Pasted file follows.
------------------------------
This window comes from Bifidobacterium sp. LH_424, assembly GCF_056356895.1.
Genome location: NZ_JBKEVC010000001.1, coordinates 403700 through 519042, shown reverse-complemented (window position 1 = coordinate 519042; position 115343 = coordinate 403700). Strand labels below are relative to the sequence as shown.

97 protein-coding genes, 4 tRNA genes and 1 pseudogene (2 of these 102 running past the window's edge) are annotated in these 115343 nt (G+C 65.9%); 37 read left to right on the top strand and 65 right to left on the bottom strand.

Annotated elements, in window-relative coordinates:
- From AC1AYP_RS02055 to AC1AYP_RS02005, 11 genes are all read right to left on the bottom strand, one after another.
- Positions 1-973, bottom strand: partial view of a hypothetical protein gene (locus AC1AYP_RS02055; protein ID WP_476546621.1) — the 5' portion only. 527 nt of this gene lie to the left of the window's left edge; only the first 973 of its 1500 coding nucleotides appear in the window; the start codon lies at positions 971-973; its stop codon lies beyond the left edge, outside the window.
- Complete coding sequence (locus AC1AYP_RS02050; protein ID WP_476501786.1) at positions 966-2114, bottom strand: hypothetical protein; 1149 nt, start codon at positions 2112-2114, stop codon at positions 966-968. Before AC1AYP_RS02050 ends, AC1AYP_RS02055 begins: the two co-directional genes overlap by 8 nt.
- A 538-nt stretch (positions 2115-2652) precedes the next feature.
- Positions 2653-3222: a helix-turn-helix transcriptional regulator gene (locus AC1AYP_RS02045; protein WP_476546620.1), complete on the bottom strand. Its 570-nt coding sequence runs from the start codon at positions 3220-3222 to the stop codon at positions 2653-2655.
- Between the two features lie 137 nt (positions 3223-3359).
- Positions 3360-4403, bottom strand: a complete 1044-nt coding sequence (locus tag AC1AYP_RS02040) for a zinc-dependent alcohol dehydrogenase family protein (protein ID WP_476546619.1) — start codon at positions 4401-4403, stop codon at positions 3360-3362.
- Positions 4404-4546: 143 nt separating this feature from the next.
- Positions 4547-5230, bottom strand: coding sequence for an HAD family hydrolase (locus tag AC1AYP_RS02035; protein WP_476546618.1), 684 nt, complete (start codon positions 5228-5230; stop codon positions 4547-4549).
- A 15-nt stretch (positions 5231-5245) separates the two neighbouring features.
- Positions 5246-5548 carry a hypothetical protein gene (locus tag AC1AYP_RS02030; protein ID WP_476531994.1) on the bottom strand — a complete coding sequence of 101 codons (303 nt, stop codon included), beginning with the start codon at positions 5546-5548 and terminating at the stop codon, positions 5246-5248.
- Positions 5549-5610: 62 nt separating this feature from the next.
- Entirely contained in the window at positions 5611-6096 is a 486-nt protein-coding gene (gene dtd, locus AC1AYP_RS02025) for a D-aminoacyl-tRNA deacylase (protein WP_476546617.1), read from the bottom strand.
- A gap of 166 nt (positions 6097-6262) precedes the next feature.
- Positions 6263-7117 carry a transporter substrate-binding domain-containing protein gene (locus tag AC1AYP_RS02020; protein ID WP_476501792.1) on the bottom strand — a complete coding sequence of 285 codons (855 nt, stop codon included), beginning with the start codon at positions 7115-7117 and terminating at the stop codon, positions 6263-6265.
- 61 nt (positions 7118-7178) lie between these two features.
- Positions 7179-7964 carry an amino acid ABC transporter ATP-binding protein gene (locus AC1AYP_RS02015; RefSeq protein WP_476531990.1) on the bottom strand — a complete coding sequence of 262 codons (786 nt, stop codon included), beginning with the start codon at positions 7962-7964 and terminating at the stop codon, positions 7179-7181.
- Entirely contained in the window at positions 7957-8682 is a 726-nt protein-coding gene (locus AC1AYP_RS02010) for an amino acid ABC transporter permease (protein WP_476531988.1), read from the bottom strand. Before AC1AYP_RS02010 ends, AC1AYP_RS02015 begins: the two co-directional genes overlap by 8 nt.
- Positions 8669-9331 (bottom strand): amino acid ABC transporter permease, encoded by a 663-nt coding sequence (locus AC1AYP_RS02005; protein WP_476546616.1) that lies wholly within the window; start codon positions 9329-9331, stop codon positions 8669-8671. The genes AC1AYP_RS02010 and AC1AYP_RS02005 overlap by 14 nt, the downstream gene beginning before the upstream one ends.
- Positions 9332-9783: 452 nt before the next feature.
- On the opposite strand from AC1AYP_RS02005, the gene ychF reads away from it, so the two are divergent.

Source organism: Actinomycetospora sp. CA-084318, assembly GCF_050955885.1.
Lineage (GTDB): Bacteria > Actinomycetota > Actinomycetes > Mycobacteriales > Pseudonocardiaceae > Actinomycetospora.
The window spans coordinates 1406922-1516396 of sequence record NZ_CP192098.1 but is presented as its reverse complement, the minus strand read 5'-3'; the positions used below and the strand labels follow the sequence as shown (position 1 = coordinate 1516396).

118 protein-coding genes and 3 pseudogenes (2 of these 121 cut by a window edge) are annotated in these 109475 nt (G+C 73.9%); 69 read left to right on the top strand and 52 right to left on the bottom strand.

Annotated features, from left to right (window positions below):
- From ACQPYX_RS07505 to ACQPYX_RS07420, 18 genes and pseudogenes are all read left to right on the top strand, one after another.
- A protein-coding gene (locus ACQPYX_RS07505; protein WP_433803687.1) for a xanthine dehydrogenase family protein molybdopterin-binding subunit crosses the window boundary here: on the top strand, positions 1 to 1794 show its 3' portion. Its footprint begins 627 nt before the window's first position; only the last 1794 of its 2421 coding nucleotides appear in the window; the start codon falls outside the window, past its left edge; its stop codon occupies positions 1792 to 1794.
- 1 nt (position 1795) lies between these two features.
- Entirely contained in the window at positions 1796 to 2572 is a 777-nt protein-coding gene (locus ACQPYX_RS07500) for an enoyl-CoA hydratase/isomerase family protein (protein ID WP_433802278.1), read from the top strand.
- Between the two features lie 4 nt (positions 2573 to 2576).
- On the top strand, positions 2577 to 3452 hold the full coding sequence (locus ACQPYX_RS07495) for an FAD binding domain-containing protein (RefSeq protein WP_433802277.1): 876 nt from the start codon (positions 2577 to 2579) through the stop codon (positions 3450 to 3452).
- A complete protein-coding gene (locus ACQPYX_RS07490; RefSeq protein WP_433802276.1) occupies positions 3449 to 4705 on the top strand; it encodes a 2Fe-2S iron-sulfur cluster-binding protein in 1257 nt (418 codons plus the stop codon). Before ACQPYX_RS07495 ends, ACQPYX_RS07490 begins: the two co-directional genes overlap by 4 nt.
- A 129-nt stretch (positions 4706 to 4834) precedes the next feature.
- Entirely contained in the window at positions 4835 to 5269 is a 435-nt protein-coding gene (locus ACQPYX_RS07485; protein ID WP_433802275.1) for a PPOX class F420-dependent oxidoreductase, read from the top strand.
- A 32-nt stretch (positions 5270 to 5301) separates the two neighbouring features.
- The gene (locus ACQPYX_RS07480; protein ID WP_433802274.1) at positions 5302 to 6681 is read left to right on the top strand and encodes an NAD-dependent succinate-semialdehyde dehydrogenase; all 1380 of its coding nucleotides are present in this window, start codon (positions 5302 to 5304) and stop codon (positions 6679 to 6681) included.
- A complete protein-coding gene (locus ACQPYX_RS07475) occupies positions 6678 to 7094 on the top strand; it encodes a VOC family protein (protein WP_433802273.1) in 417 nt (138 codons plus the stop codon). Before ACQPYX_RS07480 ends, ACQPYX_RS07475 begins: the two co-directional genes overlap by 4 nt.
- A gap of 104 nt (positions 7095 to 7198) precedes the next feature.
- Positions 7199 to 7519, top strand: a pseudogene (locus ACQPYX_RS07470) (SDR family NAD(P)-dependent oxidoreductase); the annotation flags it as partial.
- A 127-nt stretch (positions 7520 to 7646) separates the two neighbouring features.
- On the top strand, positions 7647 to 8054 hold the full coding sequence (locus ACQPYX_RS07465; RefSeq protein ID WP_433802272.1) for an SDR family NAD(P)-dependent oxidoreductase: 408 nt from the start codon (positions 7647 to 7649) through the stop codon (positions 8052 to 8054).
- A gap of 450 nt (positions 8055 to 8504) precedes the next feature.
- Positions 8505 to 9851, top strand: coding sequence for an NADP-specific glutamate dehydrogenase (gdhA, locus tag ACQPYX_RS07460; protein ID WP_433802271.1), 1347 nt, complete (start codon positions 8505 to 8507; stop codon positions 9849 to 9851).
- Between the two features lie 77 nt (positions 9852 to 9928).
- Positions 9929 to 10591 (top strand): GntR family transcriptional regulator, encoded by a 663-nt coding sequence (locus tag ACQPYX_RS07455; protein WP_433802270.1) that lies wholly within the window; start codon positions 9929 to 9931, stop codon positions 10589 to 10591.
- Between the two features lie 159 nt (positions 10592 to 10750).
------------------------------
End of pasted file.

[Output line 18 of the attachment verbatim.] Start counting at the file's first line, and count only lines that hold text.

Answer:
- A gap of 166 nt (positions 6097-6262) precedes the next feature.